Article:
The International Court of Justice has summed up the situation as follows: “[The] need to reconcile economic development with protection of the environment is aptly expressed in the concept of sustainable development”.[2]  The objectives of sustainable development[3]include promoting economic growth and improving social conditions, meeting essential needs, notably in terms of water, and conserving and maintaining natural resources.

2.         Water must be equitably and reasonably used in the public interest.

To determine what is equitable and reasonable, several factors must be considered: geographic, hydrographic, hydrological, climatic and ecological aspects; the economic and social needs of the populations concerned; the effects of the utilisation of the resource on other users and the need to conserve water, harness water resources and avoid wastage, as well as the cost of measures taken to this end.  It is also important to consider alternatives to existing or planned uses.  All relevant factors are to be considered before reaching a conclusion, with special regard being given to meeting vital human needs.[4]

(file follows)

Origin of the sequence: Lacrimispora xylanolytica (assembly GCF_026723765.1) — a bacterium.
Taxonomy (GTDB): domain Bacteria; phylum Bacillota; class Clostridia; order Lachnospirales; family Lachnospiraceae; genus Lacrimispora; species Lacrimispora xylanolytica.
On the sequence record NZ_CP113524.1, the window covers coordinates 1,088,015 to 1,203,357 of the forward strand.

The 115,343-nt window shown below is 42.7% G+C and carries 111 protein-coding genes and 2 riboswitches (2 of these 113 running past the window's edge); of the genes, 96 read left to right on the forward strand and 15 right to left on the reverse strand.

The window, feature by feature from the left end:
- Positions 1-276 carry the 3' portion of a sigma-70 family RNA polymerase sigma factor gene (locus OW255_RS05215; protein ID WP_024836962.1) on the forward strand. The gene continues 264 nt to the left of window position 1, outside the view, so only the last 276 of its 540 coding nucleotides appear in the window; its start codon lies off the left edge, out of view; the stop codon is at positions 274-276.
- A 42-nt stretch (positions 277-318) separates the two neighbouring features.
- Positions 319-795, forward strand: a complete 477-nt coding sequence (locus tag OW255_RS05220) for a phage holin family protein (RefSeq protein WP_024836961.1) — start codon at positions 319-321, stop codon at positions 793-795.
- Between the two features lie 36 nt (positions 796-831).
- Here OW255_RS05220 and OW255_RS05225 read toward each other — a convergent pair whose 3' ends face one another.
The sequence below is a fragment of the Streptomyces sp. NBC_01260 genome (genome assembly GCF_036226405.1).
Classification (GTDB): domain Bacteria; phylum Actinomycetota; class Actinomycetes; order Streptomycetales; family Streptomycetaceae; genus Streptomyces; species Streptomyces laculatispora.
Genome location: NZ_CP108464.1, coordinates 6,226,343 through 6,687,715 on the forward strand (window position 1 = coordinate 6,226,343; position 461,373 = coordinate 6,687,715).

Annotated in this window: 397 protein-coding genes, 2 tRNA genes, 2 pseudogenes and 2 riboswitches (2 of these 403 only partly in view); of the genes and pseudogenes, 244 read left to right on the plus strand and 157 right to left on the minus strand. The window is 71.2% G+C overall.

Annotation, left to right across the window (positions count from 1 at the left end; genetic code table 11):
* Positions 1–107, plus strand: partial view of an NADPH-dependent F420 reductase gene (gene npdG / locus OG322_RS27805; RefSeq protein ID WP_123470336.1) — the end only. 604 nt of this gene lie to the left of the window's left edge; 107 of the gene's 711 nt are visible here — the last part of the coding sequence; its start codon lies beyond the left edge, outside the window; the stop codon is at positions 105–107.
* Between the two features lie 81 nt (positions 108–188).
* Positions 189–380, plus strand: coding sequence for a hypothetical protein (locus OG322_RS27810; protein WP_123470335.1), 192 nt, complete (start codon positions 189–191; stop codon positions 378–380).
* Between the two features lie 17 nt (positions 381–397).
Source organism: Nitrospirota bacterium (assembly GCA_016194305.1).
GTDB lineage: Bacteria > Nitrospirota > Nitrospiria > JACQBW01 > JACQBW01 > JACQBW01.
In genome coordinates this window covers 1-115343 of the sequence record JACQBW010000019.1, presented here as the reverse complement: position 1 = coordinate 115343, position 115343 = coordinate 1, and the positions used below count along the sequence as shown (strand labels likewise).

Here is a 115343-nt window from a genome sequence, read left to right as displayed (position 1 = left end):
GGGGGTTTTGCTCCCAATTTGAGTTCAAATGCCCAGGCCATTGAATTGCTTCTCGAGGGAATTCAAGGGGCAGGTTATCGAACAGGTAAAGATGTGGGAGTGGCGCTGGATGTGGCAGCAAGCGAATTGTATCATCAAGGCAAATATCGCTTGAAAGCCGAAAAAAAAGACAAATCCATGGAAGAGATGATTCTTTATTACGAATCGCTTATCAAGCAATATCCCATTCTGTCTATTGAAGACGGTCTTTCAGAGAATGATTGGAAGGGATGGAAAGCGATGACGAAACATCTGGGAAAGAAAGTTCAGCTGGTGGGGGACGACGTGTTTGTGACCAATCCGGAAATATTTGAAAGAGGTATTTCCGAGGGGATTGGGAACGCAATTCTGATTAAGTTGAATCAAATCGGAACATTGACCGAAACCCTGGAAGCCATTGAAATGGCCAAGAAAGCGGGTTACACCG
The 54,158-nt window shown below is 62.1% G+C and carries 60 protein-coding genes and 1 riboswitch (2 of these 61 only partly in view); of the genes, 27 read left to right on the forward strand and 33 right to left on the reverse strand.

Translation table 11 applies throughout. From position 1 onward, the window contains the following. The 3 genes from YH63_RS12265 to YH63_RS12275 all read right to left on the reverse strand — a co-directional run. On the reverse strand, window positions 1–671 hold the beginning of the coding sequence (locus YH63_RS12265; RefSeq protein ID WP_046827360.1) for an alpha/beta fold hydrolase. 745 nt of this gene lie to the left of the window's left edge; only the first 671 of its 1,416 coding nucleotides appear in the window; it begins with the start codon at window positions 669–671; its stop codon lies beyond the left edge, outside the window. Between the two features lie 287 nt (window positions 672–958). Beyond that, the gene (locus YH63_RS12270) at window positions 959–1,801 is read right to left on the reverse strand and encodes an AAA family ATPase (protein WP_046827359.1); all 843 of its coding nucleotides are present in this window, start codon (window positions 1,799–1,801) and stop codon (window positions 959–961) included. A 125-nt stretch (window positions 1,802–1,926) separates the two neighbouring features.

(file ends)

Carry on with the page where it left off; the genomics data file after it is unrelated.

3.         Water policy and law must protect the aquatic ecosystems and wetlands.

Water is an integral part of the ecosystem.  It follows that water’s natural function must be conserved, restored and enhanced.  Hence the need to ensure flow management that takes into account the natural flow of solid matter and promotes interaction between the river, ground water and alluvial zones in their capacity as natural flood zones.  It is also necessary to conserve, restore and improve natural habitats for wild fauna and flora in water, particularly in the sediment and on riverbanks and lake shores, as well as in adjacent areas.  The natural movements of fish must be preserved.[5]

4.         It is up to everyone to help conserve water resources and use them prudently, in conformity with this charter.